DESCRIPTION OF A PREFERRED EMBODIMENT Referring now to the drawings, and in particular to FIGS. 1 and 2, a filter apparatus in accordance with the present invention is indicated generally by the reference numeral 10. The filter apparatus 10 is comprised of an elongated cylindrical shell 12 which is supported in the horizontal position by a pair of legs 13. The ends of the shell 12 are closed by a pair of quick-disconnect caps 14 and 16. The caps 14 and 16 are normally threaded onto the ends of the cylindrical shell 12 and are pivotally supported on arms 18 and 20, respectively, so that they may be swung out of the way after being unthreaded from the shell 12.

Inlets 22 and 24 are provided at opposite ends of the shell 12 by welded fittings which terminate in conventional flanges 26 and 28. An outlet 30 having a cross-sectional area approximately equal to the combined area of inlets 22 and 24 is provided at the center of the shell 12 by a welded fitting which terminates in a conventional flange 32. Smaller diameter blowdown outlets 34 and 36 are provided in the bottom of the shell 12 at points adjacent the inlets 22 and 24. Fluid flow through each of the inlets 22 and 24, and outlets 30, 34 and 36 is selectively controlled by a valve (not illustrated in FIGS. 1 and 2) as will hereafter be described.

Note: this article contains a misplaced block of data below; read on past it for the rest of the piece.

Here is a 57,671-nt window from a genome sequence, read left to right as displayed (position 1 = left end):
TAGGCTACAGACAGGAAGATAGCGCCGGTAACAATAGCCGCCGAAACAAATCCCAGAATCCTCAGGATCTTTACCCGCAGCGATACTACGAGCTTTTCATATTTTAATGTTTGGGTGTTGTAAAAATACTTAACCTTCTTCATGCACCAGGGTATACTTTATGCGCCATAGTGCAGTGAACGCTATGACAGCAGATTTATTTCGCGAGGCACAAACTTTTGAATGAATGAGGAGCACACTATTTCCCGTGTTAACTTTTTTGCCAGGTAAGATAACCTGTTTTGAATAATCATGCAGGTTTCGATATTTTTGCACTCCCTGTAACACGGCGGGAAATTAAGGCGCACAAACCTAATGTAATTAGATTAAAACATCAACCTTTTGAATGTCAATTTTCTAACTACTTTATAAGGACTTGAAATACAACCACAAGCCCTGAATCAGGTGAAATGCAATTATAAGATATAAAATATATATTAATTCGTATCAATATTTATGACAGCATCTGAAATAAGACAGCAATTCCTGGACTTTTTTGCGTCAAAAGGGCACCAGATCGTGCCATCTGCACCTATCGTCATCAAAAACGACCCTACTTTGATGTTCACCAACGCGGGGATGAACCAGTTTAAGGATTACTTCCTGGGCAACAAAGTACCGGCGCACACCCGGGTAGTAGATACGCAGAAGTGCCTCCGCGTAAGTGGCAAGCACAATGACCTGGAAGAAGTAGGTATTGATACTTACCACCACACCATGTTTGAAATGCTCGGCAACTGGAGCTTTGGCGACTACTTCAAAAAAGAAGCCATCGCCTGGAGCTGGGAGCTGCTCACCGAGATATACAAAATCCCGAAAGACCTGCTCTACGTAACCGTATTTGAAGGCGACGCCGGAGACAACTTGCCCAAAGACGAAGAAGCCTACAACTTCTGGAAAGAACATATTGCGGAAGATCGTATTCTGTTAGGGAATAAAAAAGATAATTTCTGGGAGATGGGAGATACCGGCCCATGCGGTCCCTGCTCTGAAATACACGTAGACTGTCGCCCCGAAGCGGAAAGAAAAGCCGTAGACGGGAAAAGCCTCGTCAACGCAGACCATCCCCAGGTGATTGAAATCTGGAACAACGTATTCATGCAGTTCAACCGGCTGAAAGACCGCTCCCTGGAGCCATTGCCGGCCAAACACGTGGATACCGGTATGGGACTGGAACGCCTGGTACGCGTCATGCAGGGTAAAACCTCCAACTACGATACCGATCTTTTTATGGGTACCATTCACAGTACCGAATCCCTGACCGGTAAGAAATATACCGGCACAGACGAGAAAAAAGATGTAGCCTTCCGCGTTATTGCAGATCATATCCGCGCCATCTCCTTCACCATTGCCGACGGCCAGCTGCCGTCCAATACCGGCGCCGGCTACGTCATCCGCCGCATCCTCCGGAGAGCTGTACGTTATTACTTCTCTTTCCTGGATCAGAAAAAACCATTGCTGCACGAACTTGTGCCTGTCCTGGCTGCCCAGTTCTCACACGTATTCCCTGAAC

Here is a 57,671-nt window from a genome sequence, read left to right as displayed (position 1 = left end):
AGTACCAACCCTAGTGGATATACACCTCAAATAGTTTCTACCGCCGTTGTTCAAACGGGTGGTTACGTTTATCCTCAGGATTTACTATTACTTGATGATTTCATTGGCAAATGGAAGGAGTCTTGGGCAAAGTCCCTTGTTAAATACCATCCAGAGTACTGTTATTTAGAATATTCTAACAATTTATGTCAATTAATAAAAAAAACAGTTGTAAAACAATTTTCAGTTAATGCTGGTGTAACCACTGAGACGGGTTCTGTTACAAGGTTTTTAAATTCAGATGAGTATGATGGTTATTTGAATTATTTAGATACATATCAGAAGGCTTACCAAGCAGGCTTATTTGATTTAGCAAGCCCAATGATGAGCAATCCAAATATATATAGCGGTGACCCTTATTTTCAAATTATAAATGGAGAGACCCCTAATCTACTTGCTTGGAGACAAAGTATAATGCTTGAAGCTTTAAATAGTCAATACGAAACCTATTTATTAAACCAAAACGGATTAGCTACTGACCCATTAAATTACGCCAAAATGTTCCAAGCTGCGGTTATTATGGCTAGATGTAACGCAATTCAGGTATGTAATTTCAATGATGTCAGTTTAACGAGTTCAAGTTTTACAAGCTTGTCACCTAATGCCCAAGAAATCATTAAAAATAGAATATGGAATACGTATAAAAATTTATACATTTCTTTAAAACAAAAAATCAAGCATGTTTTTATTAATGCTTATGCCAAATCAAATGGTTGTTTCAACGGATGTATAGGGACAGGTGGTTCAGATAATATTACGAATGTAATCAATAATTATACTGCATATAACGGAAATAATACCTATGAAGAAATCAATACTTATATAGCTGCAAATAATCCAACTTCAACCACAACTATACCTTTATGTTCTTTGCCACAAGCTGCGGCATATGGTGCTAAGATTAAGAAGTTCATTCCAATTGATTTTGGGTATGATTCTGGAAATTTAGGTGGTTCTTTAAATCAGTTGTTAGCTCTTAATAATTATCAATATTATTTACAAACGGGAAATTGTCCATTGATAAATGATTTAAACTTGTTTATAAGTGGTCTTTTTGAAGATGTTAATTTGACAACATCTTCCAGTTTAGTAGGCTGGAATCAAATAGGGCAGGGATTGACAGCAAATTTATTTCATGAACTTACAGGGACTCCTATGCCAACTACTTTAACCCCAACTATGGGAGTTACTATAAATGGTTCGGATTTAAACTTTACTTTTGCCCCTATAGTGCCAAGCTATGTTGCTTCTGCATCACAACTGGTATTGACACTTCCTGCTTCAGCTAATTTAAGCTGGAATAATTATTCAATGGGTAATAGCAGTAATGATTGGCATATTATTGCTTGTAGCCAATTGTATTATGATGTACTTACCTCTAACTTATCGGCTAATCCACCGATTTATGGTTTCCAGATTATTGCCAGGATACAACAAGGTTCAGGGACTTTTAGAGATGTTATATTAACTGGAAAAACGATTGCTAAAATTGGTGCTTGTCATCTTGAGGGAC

A first filter assembly 40 is disposed within the shell 12 between the inlet 22 and the outlet 30, and a second, identical filter assembly 42 is disposed between inlet 24 and outlet 30. The filter assembly 40 is comprised of a pressure bulkhead 44 welded within the shell 12. Eight tubes 46 having perforations 47 are welded in and extend upstream from the pressure bulkhead 44 in the symmetrical configuration shown in the sectional views of FIGS. 3 and 4. A filter element 48 is disposed around each of the perforated tubes 46, and is held between an end plate 59, which is welded to the tube 46, and an end plate 52, which is held in place by a nut 54 threaded onto the end of the tube 46. Similarly, the filter assembly 42 has a pressure bulkhead 56 and eight filter elements 58 mounted on perforated tubes 60 which extend upstream from the bulkhead 56.

Alternatively, each of the filter elements 48 or 58 can be mounted as shown in FIG. 5. In this type of installation, a short nipple 62 is welded in the bulkhead 44. An end plate 64 is welded to the end of the nipple 62. A modified filter element 48a is secured in place by a T-bar 66 extending through the nipple 62 and through a second end plate 68 which is held in place by a nut 70 threaded onto the end of the T-bar. In this installation, the filter element 48a contains its own internal shell for preventing collapse of the filter element under the external pressures. Although the tubular type filter elements are a preferred form of the invention, other types of replaceable filter elements are also contemplated as being within the broader aspects of the invention.